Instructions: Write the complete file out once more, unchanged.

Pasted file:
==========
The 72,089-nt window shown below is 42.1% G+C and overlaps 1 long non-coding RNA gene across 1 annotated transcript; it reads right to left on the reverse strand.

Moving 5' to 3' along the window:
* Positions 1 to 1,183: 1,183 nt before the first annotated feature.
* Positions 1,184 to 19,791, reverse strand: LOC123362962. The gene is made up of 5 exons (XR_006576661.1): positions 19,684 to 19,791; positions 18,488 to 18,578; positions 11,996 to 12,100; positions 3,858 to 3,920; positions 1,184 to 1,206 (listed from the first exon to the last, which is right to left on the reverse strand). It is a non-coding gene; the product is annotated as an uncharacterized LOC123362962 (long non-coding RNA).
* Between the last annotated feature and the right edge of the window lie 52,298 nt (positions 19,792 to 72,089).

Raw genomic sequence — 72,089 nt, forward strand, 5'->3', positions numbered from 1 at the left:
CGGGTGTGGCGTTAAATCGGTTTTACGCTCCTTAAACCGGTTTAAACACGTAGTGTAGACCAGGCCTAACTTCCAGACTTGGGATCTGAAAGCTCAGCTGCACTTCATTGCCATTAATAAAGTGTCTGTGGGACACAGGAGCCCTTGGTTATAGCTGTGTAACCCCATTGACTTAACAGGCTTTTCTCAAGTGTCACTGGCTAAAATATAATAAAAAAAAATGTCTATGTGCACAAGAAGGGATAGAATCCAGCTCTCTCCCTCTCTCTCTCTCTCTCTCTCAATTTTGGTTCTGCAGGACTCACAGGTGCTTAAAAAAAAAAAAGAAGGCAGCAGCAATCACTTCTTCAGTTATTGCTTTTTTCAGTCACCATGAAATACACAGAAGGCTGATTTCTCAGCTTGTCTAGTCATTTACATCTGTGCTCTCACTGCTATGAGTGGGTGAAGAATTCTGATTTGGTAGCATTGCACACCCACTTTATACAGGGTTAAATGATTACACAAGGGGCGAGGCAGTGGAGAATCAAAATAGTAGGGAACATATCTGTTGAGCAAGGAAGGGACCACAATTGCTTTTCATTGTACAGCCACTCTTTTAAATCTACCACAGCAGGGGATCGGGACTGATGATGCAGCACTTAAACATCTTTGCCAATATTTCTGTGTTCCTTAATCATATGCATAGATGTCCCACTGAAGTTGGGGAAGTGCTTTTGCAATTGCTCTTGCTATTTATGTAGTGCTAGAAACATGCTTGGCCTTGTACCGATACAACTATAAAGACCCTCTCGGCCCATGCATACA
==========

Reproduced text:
The 72,089-nt window shown below is 42.1% G+C and overlaps 1 long non-coding RNA gene across 1 annotated transcript; it reads right to left on the reverse strand.

Moving 5' to 3' along the window:
* Positions 1 to 1,183: 1,183 nt before the first annotated feature.
* Positions 1,184 to 19,791, reverse strand: LOC123362962. The gene is made up of 5 exons (XR_006576661.1): positions 19,684 to 19,791; positions 18,488 to 18,578; positions 11,996 to 12,100; positions 3,858 to 3,920; positions 1,184 to 1,206 (listed from the first exon to the last, which is right to left on the reverse strand). It is a non-coding gene; the product is annotated as an uncharacterized LOC123362962 (long non-coding RNA).
* Between the last annotated feature and the right edge of the window lie 52,298 nt (positions 19,792 to 72,089).

Raw genomic sequence — 72,089 nt, forward strand, 5'->3', positions numbered from 1 at the left:
CGGGTGTGGCGTTAAATCGGTTTTACGCTCCTTAAACCGGTTTAAACACGTAGTGTAGACCAGGCCTAACTTCCAGACTTGGGATCTGAAAGCTCAGCTGCACTTCATTGCCATTAATAAAGTGTCTGTGGGACACAGGAGCCCTTGGTTATAGCTGTGTAACCCCATTGACTTAACAGGCTTTTCTCAAGTGTCACTGGCTAAAATATAATAAAAAAAAATGTCTATGTGCACAAGAAGGGATAGAATCCAGCTCTCTCCCTCTCTCTCTCTCTCTCTCTCAATTTTGGTTCTGCAGGACTCACAGGTGCTTAAAAAAAAAAAAGAAGGCAGCAGCAATCACTTCTTCAGTTATTGCTTTTTTCAGTCACCATGAAATACACAGAAGGCTGATTTCTCAGCTTGTCTAGTCATTTACATCTGTGCTCTCACTGCTATGAGTGGGTGAAGAATTCTGATTTGGTAGCATTGCACACCCACTTTATACAGGGTTAAATGATTACACAAGGGGCGAGGCAGTGGAGAATCAAAATAGTAGGGAACATATCTGTTGAGCAAGGAAGGGACCACAATTGCTTTTCATTGTACAGCCACTCTTTTAAATCTACCACAGCAGGGGATCGGGACTGATGATGCAGCACTTAAACATCTTTGCCAATATTTCTGTGTTCCTTAATCATATGCATAGATGTCCCACTGAAGTTGGGGAAGTGCTTTTGCAATTGCTCTTGCTATTTATGTAGTGCTAGAAACATGCTTGGCCTTGTACCGATACAACTATAAAGACCCTCTCGGCCCATGCATACA